The resurgent support for this seasons Air New Zealand Cup, was driven by the smaller provinces, who having finally shown ability to compete in the top flight were facing the axe again because they couldn’t afford to party with the rich kids anymore. The people got in behind their teams while the crowds for the larger provinces dwindled.
 
It is ironic that upon getting home from watching the All Whites gain a place in the World Cup Finals and our sporting history, I tuned in to watch the All Blacks B team take Italy in a stadium full of Italians who had paid to see the A side. The last six minutes of the game ended with a perpetually collapsing scrum on the All Blacks line. This more than anything shows how much trouble rugby is in with muddled laws and meaningless test matches. If the administrators of rugby at all levels don’t start to listen to what the players and supporters want then the popularity of rugby will collapse faster than the All Blacks scrum did on Sunday morning.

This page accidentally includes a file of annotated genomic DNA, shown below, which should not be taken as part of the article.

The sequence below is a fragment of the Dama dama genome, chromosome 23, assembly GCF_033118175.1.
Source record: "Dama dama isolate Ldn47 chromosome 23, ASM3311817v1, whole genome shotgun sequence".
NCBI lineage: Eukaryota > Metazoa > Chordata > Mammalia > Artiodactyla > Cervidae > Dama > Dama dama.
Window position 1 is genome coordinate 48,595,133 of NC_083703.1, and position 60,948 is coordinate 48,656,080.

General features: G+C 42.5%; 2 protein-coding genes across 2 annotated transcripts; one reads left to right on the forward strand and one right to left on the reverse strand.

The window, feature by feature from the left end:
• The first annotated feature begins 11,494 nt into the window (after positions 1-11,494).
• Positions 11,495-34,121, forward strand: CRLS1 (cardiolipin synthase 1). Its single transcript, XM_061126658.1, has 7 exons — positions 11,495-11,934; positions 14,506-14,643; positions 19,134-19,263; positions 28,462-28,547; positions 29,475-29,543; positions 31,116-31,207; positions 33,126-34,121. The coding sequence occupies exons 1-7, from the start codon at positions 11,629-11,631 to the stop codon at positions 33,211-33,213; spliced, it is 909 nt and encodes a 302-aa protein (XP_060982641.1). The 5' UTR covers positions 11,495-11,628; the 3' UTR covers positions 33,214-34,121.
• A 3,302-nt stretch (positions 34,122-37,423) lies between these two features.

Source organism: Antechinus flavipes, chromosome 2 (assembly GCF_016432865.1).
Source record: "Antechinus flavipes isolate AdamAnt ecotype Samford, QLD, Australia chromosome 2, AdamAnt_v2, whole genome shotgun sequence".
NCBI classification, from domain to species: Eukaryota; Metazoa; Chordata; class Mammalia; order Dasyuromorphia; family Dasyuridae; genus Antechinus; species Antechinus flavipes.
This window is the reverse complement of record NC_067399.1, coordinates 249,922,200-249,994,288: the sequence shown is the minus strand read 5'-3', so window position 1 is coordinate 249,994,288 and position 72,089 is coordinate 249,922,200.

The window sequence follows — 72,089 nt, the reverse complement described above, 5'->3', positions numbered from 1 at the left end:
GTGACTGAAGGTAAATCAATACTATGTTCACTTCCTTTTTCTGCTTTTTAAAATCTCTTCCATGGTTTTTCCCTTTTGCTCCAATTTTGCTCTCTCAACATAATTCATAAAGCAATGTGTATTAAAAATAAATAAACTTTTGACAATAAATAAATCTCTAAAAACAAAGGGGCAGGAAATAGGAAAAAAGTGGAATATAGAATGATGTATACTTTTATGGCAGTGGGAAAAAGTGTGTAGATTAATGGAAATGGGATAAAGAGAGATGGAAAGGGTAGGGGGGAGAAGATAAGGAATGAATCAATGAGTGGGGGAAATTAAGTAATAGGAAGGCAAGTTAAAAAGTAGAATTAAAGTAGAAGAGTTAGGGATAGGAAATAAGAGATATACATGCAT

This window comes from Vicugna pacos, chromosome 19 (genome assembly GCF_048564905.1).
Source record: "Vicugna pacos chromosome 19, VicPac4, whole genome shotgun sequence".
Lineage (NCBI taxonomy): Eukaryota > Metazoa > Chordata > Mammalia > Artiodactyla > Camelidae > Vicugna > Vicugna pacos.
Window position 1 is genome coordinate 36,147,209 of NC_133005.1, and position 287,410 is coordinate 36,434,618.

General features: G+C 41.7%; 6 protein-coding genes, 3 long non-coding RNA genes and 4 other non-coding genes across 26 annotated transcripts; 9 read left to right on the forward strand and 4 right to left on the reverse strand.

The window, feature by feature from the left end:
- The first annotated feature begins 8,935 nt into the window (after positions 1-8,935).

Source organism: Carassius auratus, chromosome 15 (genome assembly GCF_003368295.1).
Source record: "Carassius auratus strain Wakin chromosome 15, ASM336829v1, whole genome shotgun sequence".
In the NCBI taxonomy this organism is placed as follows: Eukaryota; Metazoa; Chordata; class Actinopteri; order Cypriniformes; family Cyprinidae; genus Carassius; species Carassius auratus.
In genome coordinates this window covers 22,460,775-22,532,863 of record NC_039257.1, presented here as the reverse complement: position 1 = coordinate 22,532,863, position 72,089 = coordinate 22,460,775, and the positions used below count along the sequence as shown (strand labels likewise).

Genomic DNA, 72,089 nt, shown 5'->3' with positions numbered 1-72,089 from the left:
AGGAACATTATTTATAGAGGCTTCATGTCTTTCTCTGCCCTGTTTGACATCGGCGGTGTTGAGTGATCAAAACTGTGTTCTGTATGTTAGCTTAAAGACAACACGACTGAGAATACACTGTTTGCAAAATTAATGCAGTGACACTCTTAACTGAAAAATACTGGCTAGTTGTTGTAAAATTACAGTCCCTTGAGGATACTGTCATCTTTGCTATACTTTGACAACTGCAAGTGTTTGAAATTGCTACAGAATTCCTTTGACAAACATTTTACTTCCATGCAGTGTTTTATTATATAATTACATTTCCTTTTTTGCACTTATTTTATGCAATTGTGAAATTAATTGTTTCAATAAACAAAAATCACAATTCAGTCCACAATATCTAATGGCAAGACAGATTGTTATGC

Go the All Whites!! And may the NZ Rugby Union give us back our team so we can support the All Blacks like we used too. The way we did the All Whites at Westpac Stadium on Saturday night.